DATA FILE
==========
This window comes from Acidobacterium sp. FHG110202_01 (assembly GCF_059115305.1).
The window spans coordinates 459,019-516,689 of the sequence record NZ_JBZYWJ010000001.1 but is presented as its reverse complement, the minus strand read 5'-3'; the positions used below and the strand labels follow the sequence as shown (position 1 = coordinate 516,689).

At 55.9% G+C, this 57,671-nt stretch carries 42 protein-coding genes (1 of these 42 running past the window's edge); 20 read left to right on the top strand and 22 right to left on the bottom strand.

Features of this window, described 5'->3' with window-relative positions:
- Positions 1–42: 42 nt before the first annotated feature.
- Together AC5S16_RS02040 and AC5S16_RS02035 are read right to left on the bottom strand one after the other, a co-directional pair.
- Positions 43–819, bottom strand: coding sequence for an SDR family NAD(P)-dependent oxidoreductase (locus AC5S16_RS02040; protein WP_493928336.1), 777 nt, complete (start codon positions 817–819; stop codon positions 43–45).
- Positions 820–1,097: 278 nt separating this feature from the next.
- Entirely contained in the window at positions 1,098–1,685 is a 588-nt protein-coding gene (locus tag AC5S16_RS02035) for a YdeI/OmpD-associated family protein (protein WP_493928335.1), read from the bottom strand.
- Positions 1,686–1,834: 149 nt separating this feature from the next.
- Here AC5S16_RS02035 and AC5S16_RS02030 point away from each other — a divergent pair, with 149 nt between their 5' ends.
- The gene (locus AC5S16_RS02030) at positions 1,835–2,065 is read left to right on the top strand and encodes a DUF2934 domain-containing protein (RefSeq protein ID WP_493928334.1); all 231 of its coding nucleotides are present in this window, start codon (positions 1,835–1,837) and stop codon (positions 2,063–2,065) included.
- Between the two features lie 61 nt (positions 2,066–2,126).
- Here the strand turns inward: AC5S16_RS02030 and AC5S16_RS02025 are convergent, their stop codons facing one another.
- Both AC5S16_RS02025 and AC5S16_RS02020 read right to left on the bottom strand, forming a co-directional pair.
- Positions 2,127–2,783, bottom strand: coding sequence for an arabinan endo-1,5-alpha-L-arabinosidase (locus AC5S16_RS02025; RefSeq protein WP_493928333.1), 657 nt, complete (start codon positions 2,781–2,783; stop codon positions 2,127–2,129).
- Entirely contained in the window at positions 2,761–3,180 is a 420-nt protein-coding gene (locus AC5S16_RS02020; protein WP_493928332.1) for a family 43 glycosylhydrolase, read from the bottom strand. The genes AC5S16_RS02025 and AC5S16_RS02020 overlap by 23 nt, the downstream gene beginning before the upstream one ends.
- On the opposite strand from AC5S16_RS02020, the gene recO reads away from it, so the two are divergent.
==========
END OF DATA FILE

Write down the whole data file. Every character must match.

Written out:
This window comes from Acidobacterium sp. FHG110202_01 (assembly GCF_059115305.1).
The window spans coordinates 459,019-516,689 of the sequence record NZ_JBZYWJ010000001.1 but is presented as its reverse complement, the minus strand read 5'-3'; the positions used below and the strand labels follow the sequence as shown (position 1 = coordinate 516,689).

At 55.9% G+C, this 57,671-nt stretch carries 42 protein-coding genes (1 of these 42 running past the window's edge); 20 read left to right on the top strand and 22 right to left on the bottom strand.

Features of this window, described 5'->3' with window-relative positions:
- Positions 1–42: 42 nt before the first annotated feature.
- Together AC5S16_RS02040 and AC5S16_RS02035 are read right to left on the bottom strand one after the other, a co-directional pair.
- Positions 43–819, bottom strand: coding sequence for an SDR family NAD(P)-dependent oxidoreductase (locus AC5S16_RS02040; protein WP_493928336.1), 777 nt, complete (start codon positions 817–819; stop codon positions 43–45).
- Positions 820–1,097: 278 nt separating this feature from the next.
- Entirely contained in the window at positions 1,098–1,685 is a 588-nt protein-coding gene (locus tag AC5S16_RS02035) for a YdeI/OmpD-associated family protein (protein WP_493928335.1), read from the bottom strand.
- Positions 1,686–1,834: 149 nt separating this feature from the next.
- Here AC5S16_RS02035 and AC5S16_RS02030 point away from each other — a divergent pair, with 149 nt between their 5' ends.
- The gene (locus AC5S16_RS02030) at positions 1,835–2,065 is read left to right on the top strand and encodes a DUF2934 domain-containing protein (RefSeq protein ID WP_493928334.1); all 231 of its coding nucleotides are present in this window, start codon (positions 1,835–1,837) and stop codon (positions 2,063–2,065) included.
- Between the two features lie 61 nt (positions 2,066–2,126).
- Here the strand turns inward: AC5S16_RS02030 and AC5S16_RS02025 are convergent, their stop codons facing one another.
- Both AC5S16_RS02025 and AC5S16_RS02020 read right to left on the bottom strand, forming a co-directional pair.
- Positions 2,127–2,783, bottom strand: coding sequence for an arabinan endo-1,5-alpha-L-arabinosidase (locus AC5S16_RS02025; RefSeq protein WP_493928333.1), 657 nt, complete (start codon positions 2,781–2,783; stop codon positions 2,127–2,129).
- Entirely contained in the window at positions 2,761–3,180 is a 420-nt protein-coding gene (locus AC5S16_RS02020; protein WP_493928332.1) for a family 43 glycosylhydrolase, read from the bottom strand. The genes AC5S16_RS02025 and AC5S16_RS02020 overlap by 23 nt, the downstream gene beginning before the upstream one ends.
- On the opposite strand from AC5S16_RS02020, the gene recO reads away from it, so the two are divergent.